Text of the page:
Case description

The patient is a right-handed adult in the 40s with past medical history reporting episodic alterations of consciousness, suggestive of epileptic seizures. During such episodes there was no relaxation of sphincters, and the patient recovered ad integrum after each episode; symptomatology presented for approximately three years. By the time of enrolment in the study protocol, no focal neurological symptoms nor clinically relevant sensorimotor or cognitive deficits were evidenced. Brain MRI demonstrated a large infiltrative lesion in the left frontobasal, temporal, and insular regions (See Figure 1A). At this stage, the patient was referred to Institut Guttmann (Guttmann Barcelona, Spain) from the Neurosurgery Department of Vall d’Hebron Hospital (Barcelona, Spain) to be enrolled as a voluntary participant in the PREHABILITA feasibility trial (see individualized prehabilitation description at paragraph 4.3). At the end of NICP protocol, based on clinical and MRI outcomes, a left frontotemporoparietal craniotomy was performed, and a resection of the left frontotemporoinsular space-occupying lesion (transcortical approach) was carried out without complications. Considering the size of the tumour and consequent mass effect, the neurosurgeon (F.M.R.) planned initially a two-step approach: during the first surgery intratumoural debulking was performed with the patient under general anaesthesia. Intraoperative monitoring included continuous recording from a grid of electrodes placed over the motor cortex, and by monopolar stimulation to identify the motor pathway at cortical-subcortical level. Intraoperative neuroimaging comprised neuronavigation, cerebral echography and neuronavigated echography. As planned, subtotal resection was performed, the two most limiting factors being the tumour size and associated mass effect, and the infiltration of basal ganglia at the level of perforating arteries. Based on postsurgical histopathology results (diagnosis of a grade IV frontotemporoinsular glioma with an IDH mutation), the neurosurgeon decided to cancel the second surgery (with patient awake, for further tumour removal), and instead opted for conservative patient’s management including radiotherapy and oral chemotherapy.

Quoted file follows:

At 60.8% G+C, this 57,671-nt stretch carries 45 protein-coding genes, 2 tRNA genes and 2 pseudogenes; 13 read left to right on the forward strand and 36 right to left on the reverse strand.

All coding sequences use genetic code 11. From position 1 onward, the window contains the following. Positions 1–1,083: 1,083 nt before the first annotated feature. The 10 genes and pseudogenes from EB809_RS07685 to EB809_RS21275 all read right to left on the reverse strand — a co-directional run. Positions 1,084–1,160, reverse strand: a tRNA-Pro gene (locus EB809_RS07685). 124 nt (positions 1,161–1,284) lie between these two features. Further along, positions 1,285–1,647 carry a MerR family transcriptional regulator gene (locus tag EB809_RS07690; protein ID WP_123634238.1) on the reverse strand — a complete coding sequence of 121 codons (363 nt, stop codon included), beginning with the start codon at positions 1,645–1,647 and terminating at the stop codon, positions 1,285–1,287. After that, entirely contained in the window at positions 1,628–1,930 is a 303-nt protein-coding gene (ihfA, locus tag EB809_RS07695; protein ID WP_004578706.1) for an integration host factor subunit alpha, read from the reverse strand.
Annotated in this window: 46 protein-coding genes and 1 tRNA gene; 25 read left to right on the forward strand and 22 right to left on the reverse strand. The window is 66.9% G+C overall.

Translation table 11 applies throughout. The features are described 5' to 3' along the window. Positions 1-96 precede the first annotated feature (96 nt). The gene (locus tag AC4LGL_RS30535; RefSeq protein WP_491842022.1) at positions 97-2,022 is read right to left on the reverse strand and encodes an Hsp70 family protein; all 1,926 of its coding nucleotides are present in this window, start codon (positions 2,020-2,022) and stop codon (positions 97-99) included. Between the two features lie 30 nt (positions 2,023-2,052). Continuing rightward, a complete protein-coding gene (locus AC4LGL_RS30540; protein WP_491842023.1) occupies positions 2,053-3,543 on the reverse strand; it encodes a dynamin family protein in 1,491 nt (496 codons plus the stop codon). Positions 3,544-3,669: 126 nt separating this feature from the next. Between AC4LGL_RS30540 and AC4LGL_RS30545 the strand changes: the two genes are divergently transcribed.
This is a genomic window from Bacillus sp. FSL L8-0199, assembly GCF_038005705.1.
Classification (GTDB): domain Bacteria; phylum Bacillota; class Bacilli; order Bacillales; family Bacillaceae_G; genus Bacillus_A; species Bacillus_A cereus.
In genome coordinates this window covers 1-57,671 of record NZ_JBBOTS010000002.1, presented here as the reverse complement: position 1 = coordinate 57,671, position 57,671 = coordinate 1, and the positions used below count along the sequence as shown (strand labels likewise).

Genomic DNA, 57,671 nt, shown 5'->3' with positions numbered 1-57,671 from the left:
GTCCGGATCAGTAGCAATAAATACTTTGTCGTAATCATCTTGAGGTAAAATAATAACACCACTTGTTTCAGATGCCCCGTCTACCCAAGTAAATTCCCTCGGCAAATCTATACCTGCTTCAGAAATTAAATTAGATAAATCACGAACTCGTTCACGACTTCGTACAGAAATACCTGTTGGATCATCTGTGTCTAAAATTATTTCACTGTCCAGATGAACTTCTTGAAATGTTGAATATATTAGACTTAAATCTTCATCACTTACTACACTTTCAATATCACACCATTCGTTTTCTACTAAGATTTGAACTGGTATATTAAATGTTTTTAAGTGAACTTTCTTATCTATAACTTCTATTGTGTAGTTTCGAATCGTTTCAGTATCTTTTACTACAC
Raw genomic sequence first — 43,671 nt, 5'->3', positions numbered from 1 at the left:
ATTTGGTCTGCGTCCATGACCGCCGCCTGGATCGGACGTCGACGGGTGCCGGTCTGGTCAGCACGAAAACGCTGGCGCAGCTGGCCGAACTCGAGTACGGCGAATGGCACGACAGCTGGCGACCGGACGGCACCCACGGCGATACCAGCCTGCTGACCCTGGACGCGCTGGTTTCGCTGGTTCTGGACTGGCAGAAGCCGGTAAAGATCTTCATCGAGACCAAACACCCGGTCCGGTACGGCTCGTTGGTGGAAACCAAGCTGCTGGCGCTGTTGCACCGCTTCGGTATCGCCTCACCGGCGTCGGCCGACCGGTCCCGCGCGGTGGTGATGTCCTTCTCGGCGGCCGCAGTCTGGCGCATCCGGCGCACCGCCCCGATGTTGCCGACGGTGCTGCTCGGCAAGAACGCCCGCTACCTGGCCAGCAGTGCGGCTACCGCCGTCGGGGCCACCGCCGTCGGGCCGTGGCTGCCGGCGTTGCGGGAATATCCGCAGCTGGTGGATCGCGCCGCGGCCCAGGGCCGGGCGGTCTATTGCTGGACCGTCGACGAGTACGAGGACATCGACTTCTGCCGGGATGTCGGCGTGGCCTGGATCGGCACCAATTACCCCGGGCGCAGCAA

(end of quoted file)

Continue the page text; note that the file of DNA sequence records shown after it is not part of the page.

Figure 1